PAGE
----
Statistical analysis

Cross tabulations were performed with chi square tests initially between demographics, socioeconomic status, significant life events, HIV/AIDS-related knowledge, and other HIV risk behaviours by risk category among IDUs. After these initial cross tabulations, hierarchal well formulated binary logistic regression was used to determine the association between the outcome variable of being higher risk IDU (in comparison to being a lower risk IDU) and all potential explanatory variables. The unadjusted effect of each covariate was determined and then entered one step at a time based on changes in the -2 log likelihood and the Wald Test [18]. The final results are presented as adjusted odds ratios with 95 percent confidence intervals.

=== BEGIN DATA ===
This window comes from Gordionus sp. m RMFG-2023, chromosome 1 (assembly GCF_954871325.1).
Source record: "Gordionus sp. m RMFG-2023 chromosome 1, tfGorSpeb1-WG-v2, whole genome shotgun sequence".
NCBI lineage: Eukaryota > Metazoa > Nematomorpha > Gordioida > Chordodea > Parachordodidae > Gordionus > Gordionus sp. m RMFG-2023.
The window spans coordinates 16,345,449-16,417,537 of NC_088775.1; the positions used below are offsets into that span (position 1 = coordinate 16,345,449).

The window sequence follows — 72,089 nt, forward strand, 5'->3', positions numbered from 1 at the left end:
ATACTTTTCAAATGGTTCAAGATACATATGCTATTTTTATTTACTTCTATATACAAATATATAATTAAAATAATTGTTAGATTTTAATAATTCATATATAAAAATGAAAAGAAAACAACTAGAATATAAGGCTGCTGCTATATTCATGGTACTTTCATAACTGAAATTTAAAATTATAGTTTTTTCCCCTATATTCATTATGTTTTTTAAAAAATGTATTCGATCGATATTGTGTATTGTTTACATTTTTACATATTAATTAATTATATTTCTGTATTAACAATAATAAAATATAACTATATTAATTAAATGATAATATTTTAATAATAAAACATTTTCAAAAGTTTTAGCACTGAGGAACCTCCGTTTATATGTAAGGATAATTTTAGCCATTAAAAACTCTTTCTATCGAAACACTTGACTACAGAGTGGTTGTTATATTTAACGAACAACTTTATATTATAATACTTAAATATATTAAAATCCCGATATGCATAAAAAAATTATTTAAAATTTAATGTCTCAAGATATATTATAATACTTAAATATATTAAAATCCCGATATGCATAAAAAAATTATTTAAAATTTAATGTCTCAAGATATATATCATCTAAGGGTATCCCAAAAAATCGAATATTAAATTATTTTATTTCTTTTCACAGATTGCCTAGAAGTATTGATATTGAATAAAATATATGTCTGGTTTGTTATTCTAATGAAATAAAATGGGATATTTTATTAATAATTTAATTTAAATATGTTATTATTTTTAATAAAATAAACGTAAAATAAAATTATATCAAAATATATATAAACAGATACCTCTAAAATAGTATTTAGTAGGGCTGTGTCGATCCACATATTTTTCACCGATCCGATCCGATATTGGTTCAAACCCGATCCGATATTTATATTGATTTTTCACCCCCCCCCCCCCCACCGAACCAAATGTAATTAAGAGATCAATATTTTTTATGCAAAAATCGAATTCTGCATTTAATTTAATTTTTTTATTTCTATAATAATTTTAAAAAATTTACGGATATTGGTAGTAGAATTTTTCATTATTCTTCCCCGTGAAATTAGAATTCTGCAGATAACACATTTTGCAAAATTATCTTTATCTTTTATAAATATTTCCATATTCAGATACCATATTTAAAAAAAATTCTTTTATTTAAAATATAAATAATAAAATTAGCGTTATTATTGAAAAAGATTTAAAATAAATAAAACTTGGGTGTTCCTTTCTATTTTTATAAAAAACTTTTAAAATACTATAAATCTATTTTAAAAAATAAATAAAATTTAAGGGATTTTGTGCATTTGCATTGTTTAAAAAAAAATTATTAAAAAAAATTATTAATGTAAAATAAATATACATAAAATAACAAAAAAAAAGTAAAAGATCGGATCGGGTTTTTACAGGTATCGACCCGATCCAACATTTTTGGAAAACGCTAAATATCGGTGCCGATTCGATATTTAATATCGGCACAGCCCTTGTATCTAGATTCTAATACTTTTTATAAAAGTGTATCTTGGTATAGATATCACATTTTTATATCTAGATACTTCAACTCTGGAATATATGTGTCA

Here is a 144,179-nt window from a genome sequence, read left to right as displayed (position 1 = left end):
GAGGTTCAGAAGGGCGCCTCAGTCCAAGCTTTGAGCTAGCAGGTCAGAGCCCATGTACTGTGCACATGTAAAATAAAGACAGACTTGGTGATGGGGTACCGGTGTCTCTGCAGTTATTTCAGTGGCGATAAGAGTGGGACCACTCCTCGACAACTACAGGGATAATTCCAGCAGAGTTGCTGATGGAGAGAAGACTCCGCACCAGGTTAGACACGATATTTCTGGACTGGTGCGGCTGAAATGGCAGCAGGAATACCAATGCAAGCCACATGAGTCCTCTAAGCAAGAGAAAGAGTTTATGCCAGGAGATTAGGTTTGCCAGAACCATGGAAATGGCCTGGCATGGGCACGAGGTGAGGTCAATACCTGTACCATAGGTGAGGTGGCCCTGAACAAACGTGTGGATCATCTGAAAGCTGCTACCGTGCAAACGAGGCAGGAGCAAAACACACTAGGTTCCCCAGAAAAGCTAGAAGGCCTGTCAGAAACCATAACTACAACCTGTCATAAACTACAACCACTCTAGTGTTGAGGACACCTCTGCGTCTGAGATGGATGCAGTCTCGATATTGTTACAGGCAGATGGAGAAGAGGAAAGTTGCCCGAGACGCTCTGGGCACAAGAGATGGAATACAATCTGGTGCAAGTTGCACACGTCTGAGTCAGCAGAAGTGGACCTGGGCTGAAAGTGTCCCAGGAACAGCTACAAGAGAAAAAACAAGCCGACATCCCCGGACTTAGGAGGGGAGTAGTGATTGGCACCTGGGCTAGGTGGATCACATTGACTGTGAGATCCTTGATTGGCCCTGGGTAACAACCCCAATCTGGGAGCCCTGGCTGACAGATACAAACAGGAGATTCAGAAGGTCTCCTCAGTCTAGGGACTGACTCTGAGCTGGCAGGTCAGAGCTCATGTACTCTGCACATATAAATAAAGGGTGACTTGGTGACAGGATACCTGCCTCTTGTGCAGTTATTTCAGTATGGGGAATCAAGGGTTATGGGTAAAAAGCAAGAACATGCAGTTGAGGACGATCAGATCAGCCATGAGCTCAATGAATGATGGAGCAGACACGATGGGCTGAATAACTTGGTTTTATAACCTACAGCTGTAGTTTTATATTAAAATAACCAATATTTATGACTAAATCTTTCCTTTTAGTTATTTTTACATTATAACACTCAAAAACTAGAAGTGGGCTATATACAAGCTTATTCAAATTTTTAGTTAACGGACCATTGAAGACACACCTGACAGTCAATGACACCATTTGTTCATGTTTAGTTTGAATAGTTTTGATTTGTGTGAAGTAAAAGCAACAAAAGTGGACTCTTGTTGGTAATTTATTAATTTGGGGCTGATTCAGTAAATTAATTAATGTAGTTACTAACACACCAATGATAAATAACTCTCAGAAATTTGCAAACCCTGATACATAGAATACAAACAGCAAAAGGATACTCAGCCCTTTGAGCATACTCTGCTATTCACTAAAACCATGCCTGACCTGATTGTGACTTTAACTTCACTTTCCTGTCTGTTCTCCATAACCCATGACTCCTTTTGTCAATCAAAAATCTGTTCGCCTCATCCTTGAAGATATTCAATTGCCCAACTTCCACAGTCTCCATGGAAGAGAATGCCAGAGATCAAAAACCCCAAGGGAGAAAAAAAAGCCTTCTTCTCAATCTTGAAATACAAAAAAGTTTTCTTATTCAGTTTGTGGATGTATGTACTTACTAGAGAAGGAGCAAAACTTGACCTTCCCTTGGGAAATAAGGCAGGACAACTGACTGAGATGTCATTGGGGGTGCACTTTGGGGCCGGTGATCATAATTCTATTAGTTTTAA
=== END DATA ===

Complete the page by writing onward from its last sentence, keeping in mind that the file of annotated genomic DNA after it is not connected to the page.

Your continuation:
Results

There were 1,000 at-risk individuals who participated in this study, 603 of whom identified them as an IDU. This sample represented 76.6% of the known IDUs currently residing in Saskatoon, as identified by service information provided by the SHR [18]. Of these 603 participants, 182 (30.2%) were categorized as HR IDUs. Of the 182 HR IDUs, examples of high risk behaviours included 59.4% frequently or sometimes injecting with a syringe that was already used by a sexual partner, 56.1% frequently or sometimes drawing up from a spoon into which someone else had put a used syringe, and 50.2% frequently or sometimes using the same water or bleach as someone else for flushing or cleaning their syringe (Table 1).

  Higher Risk IDUs (%) Lower Risk IDUs (%) P-value
During the past 4 weeks, how often have you…
Injected with a syringe that was already been used by a sexual partner?     .000
Frequently or sometimes 59.4 0.0  
Hardly ever 12.2 18.1  
Never 28.3 81.9  
Injected with a syringe that had already been used by a friend or acquaintance?     .000
Frequently or sometimes 35.1 0.0